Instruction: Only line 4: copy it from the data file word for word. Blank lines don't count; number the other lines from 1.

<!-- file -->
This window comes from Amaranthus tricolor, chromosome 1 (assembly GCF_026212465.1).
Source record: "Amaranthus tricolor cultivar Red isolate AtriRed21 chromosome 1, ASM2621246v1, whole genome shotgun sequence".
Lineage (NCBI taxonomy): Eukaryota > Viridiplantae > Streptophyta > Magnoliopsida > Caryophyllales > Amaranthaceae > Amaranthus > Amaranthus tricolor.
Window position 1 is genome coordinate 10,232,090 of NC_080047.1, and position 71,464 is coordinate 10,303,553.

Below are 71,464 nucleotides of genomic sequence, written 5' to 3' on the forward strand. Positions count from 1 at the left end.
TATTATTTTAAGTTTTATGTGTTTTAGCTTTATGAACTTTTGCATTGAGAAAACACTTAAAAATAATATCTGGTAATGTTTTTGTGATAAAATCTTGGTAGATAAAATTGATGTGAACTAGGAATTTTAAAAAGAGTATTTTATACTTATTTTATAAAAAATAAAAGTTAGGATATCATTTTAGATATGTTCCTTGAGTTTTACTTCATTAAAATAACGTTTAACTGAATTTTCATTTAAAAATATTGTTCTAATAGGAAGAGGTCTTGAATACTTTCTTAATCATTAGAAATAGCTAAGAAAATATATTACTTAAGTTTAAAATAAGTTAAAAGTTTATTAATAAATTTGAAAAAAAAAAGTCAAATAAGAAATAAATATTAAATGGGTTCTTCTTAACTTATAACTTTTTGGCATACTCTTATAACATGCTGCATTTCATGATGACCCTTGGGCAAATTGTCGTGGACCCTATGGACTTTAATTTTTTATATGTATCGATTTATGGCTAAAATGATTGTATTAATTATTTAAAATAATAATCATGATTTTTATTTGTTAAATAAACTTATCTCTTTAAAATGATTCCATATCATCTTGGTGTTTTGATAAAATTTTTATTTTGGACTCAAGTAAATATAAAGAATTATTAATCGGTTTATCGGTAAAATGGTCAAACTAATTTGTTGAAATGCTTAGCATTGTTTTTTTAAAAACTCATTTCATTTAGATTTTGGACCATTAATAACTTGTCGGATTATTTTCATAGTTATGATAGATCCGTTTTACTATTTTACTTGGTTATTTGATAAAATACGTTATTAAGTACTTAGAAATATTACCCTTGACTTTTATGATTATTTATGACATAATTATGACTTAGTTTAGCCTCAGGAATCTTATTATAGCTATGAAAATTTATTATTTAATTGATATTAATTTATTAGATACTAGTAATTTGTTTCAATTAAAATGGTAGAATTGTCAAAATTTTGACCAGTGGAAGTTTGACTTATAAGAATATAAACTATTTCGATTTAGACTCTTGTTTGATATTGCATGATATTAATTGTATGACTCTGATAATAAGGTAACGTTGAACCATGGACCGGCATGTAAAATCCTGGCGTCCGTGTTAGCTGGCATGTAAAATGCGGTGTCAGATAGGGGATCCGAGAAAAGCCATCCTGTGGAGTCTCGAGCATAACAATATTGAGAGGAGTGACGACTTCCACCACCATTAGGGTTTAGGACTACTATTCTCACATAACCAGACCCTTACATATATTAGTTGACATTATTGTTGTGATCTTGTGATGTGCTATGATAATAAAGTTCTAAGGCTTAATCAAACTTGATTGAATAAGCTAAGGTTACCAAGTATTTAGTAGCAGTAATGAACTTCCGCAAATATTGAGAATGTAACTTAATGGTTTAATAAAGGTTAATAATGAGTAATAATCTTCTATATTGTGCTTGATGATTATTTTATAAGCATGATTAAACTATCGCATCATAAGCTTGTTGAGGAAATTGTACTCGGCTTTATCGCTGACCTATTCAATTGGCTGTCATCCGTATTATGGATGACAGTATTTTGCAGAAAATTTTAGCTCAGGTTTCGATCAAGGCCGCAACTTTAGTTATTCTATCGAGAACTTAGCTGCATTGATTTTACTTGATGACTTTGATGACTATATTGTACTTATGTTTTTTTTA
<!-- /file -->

Window position 1 is genome coordinate 10,232,090 of NC_080047.1, and position 71,464 is coordinate 10,303,553.